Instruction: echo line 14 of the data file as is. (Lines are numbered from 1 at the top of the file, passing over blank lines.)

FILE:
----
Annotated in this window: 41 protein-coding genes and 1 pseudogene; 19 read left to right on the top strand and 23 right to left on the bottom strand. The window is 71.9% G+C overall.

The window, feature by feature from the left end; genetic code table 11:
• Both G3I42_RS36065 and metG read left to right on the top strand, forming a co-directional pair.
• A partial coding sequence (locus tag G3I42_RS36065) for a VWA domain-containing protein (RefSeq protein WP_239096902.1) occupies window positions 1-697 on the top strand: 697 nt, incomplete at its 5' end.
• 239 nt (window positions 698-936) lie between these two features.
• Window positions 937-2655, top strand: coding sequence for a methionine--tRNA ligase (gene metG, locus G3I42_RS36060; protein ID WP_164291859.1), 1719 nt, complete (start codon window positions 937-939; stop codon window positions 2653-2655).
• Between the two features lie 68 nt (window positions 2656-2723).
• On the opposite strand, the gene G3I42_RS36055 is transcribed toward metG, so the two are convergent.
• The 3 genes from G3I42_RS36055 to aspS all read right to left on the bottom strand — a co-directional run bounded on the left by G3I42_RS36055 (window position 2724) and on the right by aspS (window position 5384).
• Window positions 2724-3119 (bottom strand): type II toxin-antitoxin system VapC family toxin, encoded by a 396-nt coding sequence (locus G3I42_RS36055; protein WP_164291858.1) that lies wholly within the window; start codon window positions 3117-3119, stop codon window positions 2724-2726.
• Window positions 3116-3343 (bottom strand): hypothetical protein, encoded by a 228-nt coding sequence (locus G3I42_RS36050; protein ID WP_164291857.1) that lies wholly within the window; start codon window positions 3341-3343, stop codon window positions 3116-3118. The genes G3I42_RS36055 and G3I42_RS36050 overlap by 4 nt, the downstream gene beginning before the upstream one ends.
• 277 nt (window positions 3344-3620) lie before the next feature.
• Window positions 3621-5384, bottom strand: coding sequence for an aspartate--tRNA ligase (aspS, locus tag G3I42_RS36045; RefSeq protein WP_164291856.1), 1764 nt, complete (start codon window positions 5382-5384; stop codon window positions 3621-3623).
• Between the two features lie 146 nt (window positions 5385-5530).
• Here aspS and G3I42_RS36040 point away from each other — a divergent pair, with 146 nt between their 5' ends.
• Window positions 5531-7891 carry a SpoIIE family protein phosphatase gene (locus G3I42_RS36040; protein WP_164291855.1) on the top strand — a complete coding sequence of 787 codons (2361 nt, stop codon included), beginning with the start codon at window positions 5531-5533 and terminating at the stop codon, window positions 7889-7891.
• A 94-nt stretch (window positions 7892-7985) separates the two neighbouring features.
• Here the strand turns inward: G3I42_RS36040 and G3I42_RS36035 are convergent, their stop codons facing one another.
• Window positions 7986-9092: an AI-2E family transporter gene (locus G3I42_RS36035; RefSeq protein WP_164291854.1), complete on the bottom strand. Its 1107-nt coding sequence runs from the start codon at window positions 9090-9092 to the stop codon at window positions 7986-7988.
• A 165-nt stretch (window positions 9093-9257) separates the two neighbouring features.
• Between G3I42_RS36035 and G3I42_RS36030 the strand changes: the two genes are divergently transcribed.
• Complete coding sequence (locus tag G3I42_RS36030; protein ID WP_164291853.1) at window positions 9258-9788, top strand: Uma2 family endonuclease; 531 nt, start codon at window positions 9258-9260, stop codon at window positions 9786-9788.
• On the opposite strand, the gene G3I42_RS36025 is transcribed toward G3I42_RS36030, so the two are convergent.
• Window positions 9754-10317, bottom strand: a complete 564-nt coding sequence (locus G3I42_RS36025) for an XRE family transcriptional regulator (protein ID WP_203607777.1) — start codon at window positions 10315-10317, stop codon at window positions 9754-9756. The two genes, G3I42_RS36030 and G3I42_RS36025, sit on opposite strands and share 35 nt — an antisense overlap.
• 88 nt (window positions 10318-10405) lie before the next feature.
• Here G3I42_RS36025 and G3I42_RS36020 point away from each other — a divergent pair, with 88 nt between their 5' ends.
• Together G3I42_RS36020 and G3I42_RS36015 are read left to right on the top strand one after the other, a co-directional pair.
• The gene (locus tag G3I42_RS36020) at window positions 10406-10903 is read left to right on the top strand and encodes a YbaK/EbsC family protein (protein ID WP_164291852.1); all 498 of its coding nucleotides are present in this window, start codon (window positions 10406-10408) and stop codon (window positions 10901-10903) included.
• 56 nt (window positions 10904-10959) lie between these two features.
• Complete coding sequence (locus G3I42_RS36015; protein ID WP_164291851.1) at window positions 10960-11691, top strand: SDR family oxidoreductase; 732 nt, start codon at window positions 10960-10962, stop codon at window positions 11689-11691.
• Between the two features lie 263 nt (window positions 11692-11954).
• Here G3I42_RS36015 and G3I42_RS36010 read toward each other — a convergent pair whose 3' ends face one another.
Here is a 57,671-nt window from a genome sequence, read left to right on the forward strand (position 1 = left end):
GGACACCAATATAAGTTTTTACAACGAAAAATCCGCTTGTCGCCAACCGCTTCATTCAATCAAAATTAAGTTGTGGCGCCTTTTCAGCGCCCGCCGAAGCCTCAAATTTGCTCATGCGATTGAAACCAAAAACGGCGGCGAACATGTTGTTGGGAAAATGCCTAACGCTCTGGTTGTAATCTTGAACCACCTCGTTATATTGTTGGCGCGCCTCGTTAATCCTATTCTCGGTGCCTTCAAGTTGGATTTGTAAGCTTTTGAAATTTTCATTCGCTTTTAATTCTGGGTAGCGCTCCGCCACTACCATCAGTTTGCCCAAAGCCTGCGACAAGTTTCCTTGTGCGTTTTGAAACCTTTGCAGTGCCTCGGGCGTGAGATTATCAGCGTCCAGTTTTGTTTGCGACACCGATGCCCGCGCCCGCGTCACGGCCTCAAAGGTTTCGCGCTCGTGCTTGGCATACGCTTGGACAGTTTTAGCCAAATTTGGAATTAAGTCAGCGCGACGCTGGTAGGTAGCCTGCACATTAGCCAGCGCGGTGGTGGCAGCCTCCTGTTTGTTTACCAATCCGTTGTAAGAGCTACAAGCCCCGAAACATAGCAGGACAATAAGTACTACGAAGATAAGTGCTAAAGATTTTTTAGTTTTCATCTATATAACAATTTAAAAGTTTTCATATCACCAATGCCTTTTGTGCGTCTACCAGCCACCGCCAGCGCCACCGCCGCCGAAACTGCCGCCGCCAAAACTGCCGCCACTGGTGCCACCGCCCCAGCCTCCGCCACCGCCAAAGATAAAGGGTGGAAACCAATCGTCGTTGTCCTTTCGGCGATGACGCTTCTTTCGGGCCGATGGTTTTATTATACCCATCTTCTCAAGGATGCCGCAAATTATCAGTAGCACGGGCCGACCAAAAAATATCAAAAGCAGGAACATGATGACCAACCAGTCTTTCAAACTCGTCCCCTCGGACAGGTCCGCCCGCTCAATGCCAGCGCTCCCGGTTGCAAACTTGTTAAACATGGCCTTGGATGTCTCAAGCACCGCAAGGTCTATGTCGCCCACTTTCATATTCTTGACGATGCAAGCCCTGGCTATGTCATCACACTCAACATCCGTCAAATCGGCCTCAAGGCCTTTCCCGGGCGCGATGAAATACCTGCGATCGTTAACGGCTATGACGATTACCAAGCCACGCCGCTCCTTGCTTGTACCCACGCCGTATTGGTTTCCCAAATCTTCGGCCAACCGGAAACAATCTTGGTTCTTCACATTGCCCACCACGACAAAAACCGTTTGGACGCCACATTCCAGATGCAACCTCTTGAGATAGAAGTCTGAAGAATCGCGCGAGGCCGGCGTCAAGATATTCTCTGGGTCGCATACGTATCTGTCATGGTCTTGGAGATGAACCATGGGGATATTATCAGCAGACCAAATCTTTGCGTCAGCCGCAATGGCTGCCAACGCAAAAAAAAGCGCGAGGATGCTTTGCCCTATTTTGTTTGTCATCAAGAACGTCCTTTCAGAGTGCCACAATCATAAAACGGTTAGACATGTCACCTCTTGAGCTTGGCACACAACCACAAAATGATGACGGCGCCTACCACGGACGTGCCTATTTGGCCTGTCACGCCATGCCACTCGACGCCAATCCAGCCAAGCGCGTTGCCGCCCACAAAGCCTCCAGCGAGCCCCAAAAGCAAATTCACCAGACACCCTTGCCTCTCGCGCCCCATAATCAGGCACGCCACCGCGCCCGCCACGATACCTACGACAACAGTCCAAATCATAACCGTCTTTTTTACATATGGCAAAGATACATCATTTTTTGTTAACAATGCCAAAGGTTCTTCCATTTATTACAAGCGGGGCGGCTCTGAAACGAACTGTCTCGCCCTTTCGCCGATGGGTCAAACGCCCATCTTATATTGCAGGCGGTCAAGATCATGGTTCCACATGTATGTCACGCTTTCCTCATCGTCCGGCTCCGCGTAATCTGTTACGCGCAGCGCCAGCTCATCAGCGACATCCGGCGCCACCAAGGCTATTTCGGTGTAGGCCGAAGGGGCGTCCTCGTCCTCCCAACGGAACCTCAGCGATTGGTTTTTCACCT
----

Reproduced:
• Between the two features lie 146 nt (window positions 5385-5530).